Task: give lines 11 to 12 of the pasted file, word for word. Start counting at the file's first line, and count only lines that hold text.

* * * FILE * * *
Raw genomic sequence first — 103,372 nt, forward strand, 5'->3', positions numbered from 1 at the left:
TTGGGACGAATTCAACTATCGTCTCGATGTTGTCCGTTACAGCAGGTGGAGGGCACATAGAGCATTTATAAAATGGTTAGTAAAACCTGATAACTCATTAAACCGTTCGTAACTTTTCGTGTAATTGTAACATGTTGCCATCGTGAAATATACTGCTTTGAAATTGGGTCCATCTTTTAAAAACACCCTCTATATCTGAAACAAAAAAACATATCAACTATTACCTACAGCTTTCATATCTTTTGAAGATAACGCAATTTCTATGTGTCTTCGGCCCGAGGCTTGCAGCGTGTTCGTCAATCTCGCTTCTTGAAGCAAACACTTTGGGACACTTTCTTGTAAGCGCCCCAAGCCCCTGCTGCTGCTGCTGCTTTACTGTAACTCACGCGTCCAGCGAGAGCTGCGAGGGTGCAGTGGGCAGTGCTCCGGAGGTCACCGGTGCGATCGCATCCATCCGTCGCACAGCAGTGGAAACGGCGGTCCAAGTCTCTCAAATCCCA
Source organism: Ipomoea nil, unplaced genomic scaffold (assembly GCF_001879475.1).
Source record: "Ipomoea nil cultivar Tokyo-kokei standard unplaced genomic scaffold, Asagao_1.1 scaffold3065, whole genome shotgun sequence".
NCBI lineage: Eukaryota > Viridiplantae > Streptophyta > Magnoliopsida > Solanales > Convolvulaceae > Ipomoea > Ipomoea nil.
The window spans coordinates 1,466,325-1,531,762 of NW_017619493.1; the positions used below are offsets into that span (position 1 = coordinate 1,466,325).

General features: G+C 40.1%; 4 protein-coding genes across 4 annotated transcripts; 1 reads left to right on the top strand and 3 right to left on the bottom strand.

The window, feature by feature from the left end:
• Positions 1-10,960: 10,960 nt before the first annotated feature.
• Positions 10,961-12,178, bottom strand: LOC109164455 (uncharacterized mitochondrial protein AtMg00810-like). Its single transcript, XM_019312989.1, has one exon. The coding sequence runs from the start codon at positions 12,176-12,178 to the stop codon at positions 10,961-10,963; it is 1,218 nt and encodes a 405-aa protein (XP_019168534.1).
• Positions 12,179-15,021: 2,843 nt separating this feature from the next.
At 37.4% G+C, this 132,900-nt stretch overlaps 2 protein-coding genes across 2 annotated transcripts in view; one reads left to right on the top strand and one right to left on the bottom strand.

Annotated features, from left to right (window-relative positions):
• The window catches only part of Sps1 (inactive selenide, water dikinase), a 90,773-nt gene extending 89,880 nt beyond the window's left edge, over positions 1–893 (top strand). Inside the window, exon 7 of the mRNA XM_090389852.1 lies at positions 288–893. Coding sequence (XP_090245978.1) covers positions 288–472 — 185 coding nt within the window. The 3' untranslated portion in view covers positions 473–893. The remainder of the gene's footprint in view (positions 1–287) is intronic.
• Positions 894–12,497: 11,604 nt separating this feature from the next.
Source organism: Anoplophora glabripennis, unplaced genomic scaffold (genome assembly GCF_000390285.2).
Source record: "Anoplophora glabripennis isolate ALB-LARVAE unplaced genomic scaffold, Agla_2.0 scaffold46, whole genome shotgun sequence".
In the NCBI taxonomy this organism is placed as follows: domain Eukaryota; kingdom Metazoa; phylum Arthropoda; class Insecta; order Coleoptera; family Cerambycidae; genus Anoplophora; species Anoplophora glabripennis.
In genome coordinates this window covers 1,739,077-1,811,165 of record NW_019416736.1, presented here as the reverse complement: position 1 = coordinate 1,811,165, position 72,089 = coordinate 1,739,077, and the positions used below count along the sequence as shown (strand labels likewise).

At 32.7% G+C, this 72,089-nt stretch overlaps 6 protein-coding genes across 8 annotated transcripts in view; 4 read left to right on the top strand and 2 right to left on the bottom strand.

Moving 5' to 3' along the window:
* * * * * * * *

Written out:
• Positions 12,179-15,021: 2,843 nt separating this feature from the next.
At 37.4% G+C, this 132,900-nt stretch overlaps 2 protein-coding genes across 2 annotated transcripts in view; one reads left to right on the top strand and one right to left on the bottom strand.